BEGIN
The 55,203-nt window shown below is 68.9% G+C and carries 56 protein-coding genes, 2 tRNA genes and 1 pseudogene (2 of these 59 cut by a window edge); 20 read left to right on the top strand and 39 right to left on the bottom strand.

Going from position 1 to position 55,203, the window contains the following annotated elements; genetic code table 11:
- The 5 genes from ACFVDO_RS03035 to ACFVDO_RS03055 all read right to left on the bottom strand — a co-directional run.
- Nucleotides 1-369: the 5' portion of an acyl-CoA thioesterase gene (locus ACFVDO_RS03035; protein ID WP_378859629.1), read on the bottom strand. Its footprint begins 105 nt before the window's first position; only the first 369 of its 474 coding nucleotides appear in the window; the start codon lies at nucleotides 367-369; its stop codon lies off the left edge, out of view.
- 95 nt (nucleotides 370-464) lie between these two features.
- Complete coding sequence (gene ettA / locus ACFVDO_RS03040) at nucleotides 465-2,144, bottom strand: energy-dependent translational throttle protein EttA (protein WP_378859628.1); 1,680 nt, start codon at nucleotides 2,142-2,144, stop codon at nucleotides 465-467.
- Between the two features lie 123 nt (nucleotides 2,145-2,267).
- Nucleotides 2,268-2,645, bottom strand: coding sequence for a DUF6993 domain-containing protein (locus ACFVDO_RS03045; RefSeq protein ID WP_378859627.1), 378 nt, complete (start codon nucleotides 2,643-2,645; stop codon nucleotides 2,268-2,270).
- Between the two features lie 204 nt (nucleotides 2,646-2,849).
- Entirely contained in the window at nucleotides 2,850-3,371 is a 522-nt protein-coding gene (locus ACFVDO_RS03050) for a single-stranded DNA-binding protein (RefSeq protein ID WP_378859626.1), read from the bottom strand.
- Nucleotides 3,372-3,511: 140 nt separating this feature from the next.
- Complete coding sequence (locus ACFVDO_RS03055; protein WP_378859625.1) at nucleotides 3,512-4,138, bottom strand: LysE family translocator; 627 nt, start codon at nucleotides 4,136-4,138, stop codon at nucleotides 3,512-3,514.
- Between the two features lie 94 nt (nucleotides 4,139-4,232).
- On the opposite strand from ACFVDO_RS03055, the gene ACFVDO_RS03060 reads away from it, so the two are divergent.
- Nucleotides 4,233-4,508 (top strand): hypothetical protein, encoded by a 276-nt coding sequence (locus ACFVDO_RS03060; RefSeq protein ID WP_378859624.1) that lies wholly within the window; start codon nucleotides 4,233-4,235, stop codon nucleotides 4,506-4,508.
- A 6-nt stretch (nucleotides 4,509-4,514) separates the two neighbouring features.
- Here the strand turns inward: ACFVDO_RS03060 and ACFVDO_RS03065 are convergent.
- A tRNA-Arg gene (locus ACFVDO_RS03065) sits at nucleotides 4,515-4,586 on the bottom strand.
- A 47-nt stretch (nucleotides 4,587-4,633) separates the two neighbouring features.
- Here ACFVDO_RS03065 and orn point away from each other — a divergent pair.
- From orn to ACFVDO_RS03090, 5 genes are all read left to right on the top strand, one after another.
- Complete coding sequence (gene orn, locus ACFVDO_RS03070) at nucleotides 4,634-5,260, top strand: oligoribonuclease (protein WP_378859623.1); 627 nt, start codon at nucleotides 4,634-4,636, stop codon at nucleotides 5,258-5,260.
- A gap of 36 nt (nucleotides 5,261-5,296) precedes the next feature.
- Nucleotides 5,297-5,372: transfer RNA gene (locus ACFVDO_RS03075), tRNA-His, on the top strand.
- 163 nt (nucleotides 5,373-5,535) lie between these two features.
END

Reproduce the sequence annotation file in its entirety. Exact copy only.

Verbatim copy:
The 55,203-nt window shown below is 68.9% G+C and carries 56 protein-coding genes, 2 tRNA genes and 1 pseudogene (2 of these 59 cut by a window edge); 20 read left to right on the top strand and 39 right to left on the bottom strand.

Going from position 1 to position 55,203, the window contains the following annotated elements; genetic code table 11:
- The 5 genes from ACFVDO_RS03035 to ACFVDO_RS03055 all read right to left on the bottom strand — a co-directional run.
- Nucleotides 1-369: the 5' portion of an acyl-CoA thioesterase gene (locus ACFVDO_RS03035; protein ID WP_378859629.1), read on the bottom strand. Its footprint begins 105 nt before the window's first position; only the first 369 of its 474 coding nucleotides appear in the window; the start codon lies at nucleotides 367-369; its stop codon lies off the left edge, out of view.
- 95 nt (nucleotides 370-464) lie between these two features.
- Complete coding sequence (gene ettA / locus ACFVDO_RS03040) at nucleotides 465-2,144, bottom strand: energy-dependent translational throttle protein EttA (protein WP_378859628.1); 1,680 nt, start codon at nucleotides 2,142-2,144, stop codon at nucleotides 465-467.
- Between the two features lie 123 nt (nucleotides 2,145-2,267).
- Nucleotides 2,268-2,645, bottom strand: coding sequence for a DUF6993 domain-containing protein (locus ACFVDO_RS03045; RefSeq protein ID WP_378859627.1), 378 nt, complete (start codon nucleotides 2,643-2,645; stop codon nucleotides 2,268-2,270).
- Between the two features lie 204 nt (nucleotides 2,646-2,849).
- Entirely contained in the window at nucleotides 2,850-3,371 is a 522-nt protein-coding gene (locus ACFVDO_RS03050) for a single-stranded DNA-binding protein (RefSeq protein ID WP_378859626.1), read from the bottom strand.
- Nucleotides 3,372-3,511: 140 nt separating this feature from the next.
- Complete coding sequence (locus ACFVDO_RS03055; protein WP_378859625.1) at nucleotides 3,512-4,138, bottom strand: LysE family translocator; 627 nt, start codon at nucleotides 4,136-4,138, stop codon at nucleotides 3,512-3,514.
- Between the two features lie 94 nt (nucleotides 4,139-4,232).
- On the opposite strand from ACFVDO_RS03055, the gene ACFVDO_RS03060 reads away from it, so the two are divergent.
- Nucleotides 4,233-4,508 (top strand): hypothetical protein, encoded by a 276-nt coding sequence (locus ACFVDO_RS03060; RefSeq protein ID WP_378859624.1) that lies wholly within the window; start codon nucleotides 4,233-4,235, stop codon nucleotides 4,506-4,508.
- A 6-nt stretch (nucleotides 4,509-4,514) separates the two neighbouring features.
- Here the strand turns inward: ACFVDO_RS03060 and ACFVDO_RS03065 are convergent.
- A tRNA-Arg gene (locus ACFVDO_RS03065) sits at nucleotides 4,515-4,586 on the bottom strand.
- A 47-nt stretch (nucleotides 4,587-4,633) separates the two neighbouring features.
- Here ACFVDO_RS03065 and orn point away from each other — a divergent pair.
- From orn to ACFVDO_RS03090, 5 genes are all read left to right on the top strand, one after another.
- Complete coding sequence (gene orn, locus ACFVDO_RS03070) at nucleotides 4,634-5,260, top strand: oligoribonuclease (protein WP_378859623.1); 627 nt, start codon at nucleotides 4,634-4,636, stop codon at nucleotides 5,258-5,260.
- A gap of 36 nt (nucleotides 5,261-5,296) precedes the next feature.
- Nucleotides 5,297-5,372: transfer RNA gene (locus ACFVDO_RS03075), tRNA-His, on the top strand.
- 163 nt (nucleotides 5,373-5,535) lie between these two features.